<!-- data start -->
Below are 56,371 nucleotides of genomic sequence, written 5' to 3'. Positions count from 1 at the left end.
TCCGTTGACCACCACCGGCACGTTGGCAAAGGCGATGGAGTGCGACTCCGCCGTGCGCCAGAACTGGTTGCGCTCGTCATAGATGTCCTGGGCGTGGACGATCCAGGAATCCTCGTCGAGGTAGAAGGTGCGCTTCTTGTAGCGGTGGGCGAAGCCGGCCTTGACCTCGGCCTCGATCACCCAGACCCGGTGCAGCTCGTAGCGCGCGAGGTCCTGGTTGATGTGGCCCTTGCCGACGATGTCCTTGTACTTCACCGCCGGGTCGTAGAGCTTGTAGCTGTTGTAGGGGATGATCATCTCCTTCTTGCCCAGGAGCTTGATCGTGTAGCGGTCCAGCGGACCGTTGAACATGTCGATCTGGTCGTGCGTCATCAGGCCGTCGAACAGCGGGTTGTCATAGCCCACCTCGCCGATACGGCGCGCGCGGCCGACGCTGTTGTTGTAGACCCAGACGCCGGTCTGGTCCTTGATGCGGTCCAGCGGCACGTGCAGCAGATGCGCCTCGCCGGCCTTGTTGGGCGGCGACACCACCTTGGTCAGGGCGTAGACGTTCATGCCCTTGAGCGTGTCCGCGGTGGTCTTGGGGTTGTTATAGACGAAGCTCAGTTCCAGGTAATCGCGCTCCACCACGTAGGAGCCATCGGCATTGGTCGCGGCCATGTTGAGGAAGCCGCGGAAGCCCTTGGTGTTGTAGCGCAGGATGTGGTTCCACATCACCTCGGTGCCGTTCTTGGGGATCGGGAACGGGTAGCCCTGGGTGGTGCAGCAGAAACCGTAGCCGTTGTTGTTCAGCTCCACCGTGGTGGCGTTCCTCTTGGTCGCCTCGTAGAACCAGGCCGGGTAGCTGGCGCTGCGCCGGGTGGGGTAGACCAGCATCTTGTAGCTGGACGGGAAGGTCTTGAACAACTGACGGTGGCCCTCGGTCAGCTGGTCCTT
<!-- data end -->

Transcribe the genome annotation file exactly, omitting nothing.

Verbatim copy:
Below are 56,371 nucleotides of genomic sequence, written 5' to 3'. Positions count from 1 at the left end.
TCCGTTGACCACCACCGGCACGTTGGCAAAGGCGATGGAGTGCGACTCCGCCGTGCGCCAGAACTGGTTGCGCTCGTCATAGATGTCCTGGGCGTGGACGATCCAGGAATCCTCGTCGAGGTAGAAGGTGCGCTTCTTGTAGCGGTGGGCGAAGCCGGCCTTGACCTCGGCCTCGATCACCCAGACCCGGTGCAGCTCGTAGCGCGCGAGGTCCTGGTTGATGTGGCCCTTGCCGACGATGTCCTTGTACTTCACCGCCGGGTCGTAGAGCTTGTAGCTGTTGTAGGGGATGATCATCTCCTTCTTGCCCAGGAGCTTGATCGTGTAGCGGTCCAGCGGACCGTTGAACATGTCGATCTGGTCGTGCGTCATCAGGCCGTCGAACAGCGGGTTGTCATAGCCCACCTCGCCGATACGGCGCGCGCGGCCGACGCTGTTGTTGTAGACCCAGACGCCGGTCTGGTCCTTGATGCGGTCCAGCGGCACGTGCAGCAGATGCGCCTCGCCGGCCTTGTTGGGCGGCGACACCACCTTGGTCAGGGCGTAGACGTTCATGCCCTTGAGCGTGTCCGCGGTGGTCTTGGGGTTGTTATAGACGAAGCTCAGTTCCAGGTAATCGCGCTCCACCACGTAGGAGCCATCGGCATTGGTCGCGGCCATGTTGAGGAAGCCGCGGAAGCCCTTGGTGTTGTAGCGCAGGATGTGGTTCCACATCACCTCGGTGCCGTTCTTGGGGATCGGGAACGGGTAGCCCTGGGTGGTGCAGCAGAAACCGTAGCCGTTGTTGTTCAGCTCCACCGTGGTGGCGTTCCTCTTGGTCGCCTCGTAGAACCAGGCCGGGTAGCTGGCGCTGCGCCGGGTGGGGTAGACCAGCATCTTGTAGCTGGACGGGAAGGTCTTGAACAACTGACGGTGGCCCTCGGTCAGCTGGTCCTT